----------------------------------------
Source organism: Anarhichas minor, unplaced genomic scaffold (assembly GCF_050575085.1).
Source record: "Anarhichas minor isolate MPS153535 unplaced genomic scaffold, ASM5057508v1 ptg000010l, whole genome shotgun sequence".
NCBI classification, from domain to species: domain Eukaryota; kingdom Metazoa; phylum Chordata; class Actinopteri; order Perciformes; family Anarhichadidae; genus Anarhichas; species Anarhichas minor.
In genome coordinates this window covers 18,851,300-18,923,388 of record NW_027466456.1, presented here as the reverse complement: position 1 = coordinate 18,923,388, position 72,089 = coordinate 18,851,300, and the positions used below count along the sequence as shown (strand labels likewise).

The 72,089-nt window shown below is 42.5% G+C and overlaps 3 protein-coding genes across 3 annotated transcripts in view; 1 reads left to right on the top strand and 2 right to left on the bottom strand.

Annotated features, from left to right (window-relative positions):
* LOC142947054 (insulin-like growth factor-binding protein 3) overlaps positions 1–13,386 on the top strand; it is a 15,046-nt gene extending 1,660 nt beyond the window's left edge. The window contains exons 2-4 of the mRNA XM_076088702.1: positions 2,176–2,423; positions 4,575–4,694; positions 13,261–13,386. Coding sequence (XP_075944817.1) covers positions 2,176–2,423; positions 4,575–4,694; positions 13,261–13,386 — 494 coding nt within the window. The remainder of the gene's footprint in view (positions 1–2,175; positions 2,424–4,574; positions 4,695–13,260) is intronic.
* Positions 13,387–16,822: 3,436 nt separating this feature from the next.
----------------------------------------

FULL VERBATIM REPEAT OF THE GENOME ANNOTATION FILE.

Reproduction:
Source organism: Anarhichas minor, unplaced genomic scaffold (assembly GCF_050575085.1).
Source record: "Anarhichas minor isolate MPS153535 unplaced genomic scaffold, ASM5057508v1 ptg000010l, whole genome shotgun sequence".
NCBI classification, from domain to species: domain Eukaryota; kingdom Metazoa; phylum Chordata; class Actinopteri; order Perciformes; family Anarhichadidae; genus Anarhichas; species Anarhichas minor.
In genome coordinates this window covers 18,851,300-18,923,388 of record NW_027466456.1, presented here as the reverse complement: position 1 = coordinate 18,923,388, position 72,089 = coordinate 18,851,300, and the positions used below count along the sequence as shown (strand labels likewise).

The 72,089-nt window shown below is 42.5% G+C and overlaps 3 protein-coding genes across 3 annotated transcripts in view; 1 reads left to right on the top strand and 2 right to left on the bottom strand.

Annotated features, from left to right (window-relative positions):
* LOC142947054 (insulin-like growth factor-binding protein 3) overlaps positions 1–13,386 on the top strand; it is a 15,046-nt gene extending 1,660 nt beyond the window's left edge. The window contains exons 2-4 of the mRNA XM_076088702.1: positions 2,176–2,423; positions 4,575–4,694; positions 13,261–13,386. Coding sequence (XP_075944817.1) covers positions 2,176–2,423; positions 4,575–4,694; positions 13,261–13,386 — 494 coding nt within the window. The remainder of the gene's footprint in view (positions 1–2,175; positions 2,424–4,574; positions 4,695–13,260) is intronic.
* Positions 13,387–16,822: 3,436 nt separating this feature from the next.